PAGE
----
0:21
it is. \ \pard\tx2367\pardeftab720\ri720\qj
0:23
\cf0 \ In the Journal of the American Medical Association
0:26
published the week of November 2, 2011 is an important article from Harvard University
0:33
on this very subject. Now this subject has been studied a fair amount through the years
0:38
but I think this is one of the more comprehensive studies to be published. \
0:44
\ On our website we will have a video linked
0:47
to the author of the study and she goes through a lot of the details of the study. But the
0:52
bottom line of the study is that if you consume somewhere between three to six drinks per
0:59
week, you have an increased risk of breast cancer of approximately 15%. \
1:06
\ Now the average person, without other risk
1:10
factors, has a chance of developing breast cancer in their lifetime somewhere between
1:15
10% & 12%. So this additional 15% of 10-12% is not a huge jump but in fact it is an increased
1:26
risk factor. \ \
1:27
Now what dilemma is that we know some of the benefits of as an example, red wine. So how
1:33
do we balance the benefits of red wine consumption to lower the instance of heart disease against
1:42
the increased risk of breast cancer for consuming let\'92s say three to six glasses of wine
1:49
per week. \ \
1:50
And the answer is you really need to consult with your primary care physician because we
1:55
have to take into account other risk factors that may be in your history such as family
2:02
history, such as being overweight, such as cigarette smoking, such as never having babies,
2:08
never having children at all. \ \
2:10
So there are multitude of risk factors that go into the development of breast cancer.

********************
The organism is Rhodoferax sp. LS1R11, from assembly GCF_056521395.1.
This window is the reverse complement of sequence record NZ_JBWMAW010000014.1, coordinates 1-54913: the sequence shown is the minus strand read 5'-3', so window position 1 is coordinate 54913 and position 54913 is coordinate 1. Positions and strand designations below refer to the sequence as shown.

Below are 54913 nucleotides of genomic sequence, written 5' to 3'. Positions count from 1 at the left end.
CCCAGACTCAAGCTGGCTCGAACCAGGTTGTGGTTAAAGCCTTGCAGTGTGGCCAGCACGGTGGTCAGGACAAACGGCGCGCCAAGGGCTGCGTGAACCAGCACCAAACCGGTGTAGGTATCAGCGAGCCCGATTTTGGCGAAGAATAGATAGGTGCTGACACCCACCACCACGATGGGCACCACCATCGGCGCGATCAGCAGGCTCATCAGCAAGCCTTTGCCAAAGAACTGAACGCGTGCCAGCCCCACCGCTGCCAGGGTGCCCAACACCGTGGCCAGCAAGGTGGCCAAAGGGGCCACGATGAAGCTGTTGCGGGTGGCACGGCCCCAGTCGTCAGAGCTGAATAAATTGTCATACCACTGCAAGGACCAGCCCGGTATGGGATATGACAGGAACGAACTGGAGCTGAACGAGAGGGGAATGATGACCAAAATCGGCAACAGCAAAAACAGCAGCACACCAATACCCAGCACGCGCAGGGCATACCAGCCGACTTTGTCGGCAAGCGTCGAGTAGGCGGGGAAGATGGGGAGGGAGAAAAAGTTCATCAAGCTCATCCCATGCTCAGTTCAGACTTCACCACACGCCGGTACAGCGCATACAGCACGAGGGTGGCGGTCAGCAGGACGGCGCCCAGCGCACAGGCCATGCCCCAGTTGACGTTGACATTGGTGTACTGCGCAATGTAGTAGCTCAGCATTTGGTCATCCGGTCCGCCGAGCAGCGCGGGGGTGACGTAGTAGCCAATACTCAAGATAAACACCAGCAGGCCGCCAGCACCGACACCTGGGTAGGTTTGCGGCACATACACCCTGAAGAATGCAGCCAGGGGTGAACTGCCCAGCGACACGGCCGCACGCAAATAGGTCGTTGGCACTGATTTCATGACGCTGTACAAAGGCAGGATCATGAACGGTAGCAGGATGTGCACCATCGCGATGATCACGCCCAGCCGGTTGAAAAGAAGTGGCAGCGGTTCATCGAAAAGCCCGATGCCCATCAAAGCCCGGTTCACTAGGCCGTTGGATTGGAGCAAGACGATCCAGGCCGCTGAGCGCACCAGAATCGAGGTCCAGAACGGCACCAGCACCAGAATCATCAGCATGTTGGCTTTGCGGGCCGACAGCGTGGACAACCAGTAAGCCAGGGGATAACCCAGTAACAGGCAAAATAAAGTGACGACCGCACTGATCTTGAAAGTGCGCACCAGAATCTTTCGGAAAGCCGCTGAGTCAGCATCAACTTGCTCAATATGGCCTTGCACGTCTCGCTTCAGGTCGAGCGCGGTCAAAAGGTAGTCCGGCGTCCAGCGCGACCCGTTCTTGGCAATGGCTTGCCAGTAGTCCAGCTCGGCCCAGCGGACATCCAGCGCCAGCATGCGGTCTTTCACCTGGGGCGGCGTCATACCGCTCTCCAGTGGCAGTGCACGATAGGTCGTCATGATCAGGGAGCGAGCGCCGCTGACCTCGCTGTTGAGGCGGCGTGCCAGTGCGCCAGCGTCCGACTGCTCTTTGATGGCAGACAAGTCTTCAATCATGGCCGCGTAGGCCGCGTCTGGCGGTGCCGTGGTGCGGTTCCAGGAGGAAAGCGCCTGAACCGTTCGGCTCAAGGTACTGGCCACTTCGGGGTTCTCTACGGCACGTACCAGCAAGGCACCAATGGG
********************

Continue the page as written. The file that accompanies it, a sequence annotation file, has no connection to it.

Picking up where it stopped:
2:16
We have to always remember we don\'92t know the exact cause of breast cancer but we need
2:22
to keep in mind that in fact the consumption of alcohol between three to six drinks per
2:28
week is an increased risk factor, but we also need to keep in mind that less than three
2:34
drinks per week has no increased risk of breast cancer. \
2:37
\ What\'92s the take-home message for you? Know
2:41
what your risk factors are. Consult with your primary care physician. If they are not the
2:48
answers you need of that source, then consult with a breast disease specialist where you
2:55
live. \ \
2:59
Hi, I am Dr. Jay Harness and I want to share with you important information that I believe
3:08
that every newly diagnosed patient with breast cancer needs to know. \
3:12
\ I am a breast cancer survivor. \
3:15
\ I am a breast cancer survivor. \
3:17
\ I am a breast cancer survivor and I want every
3:20
woman to know about personal life, breast cancer treatment and the genomic test \'96
3:23
a test that helps guide a woman and her doctor to the best treatment options for her. \
3:33
\ Pass it on! \
3:37
}
 
Banner

 

This information should not be relied upon as a substitute for personalized medical advice, diagnosis or treatment. Use the information provided on this site solely at your own risk. If you have any concerns about your health, please consult a physician, or contact us for an appointment.